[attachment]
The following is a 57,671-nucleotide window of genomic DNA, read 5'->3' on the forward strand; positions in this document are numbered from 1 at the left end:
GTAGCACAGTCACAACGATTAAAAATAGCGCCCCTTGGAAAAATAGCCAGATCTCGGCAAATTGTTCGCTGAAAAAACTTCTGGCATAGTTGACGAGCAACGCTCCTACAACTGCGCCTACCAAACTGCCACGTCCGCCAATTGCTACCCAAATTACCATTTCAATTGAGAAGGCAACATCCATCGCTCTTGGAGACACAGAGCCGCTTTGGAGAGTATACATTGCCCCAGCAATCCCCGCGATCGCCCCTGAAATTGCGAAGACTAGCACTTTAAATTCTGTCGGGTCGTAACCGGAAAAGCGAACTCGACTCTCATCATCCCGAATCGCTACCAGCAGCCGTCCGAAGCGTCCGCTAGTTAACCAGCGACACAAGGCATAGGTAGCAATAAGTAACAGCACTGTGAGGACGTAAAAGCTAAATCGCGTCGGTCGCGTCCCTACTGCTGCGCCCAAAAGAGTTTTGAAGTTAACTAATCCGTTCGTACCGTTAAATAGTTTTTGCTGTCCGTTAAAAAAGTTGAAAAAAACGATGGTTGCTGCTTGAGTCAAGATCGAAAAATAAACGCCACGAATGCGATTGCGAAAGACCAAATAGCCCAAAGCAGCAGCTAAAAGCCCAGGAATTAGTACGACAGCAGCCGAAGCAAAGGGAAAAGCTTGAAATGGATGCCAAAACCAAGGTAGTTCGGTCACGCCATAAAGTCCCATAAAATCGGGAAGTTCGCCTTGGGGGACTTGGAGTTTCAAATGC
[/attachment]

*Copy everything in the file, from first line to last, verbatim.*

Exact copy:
The following is a 57,671-nucleotide window of genomic DNA, read 5'->3' on the forward strand; positions in this document are numbered from 1 at the left end:
GTAGCACAGTCACAACGATTAAAAATAGCGCCCCTTGGAAAAATAGCCAGATCTCGGCAAATTGTTCGCTGAAAAAACTTCTGGCATAGTTGACGAGCAACGCTCCTACAACTGCGCCTACCAAACTGCCACGTCCGCCAATTGCTACCCAAATTACCATTTCAATTGAGAAGGCAACATCCATCGCTCTTGGAGACACAGAGCCGCTTTGGAGAGTATACATTGCCCCAGCAATCCCCGCGATCGCCCCTGAAATTGCGAAGACTAGCACTTTAAATTCTGTCGGGTCGTAACCGGAAAAGCGAACTCGACTCTCATCATCCCGAATCGCTACCAGCAGCCGTCCGAAGCGTCCGCTAGTTAACCAGCGACACAAGGCATAGGTAGCAATAAGTAACAGCACTGTGAGGACGTAAAAGCTAAATCGCGTCGGTCGCGTCCCTACTGCTGCGCCCAAAAGAGTTTTGAAGTTAACTAATCCGTTCGTACCGTTAAATAGTTTTTGCTGTCCGTTAAAAAAGTTGAAAAAAACGATGGTTGCTGCTTGAGTCAAGATCGAAAAATAAACGCCACGAATGCGATTGCGAAAGACCAAATAGCCCAAAGCAGCAGCTAAAAGCCCAGGAATTAGTACGACAGCAGCCGAAGCAAAGGGAAAAGCTTGAAATGGATGCCAAAACCAAGGTAGTTCGGTCACGCCATAAAGTCCCATAAAATCGGGAAGTTCGCCTTGGGGGACTTGGAGTTTCAAATGC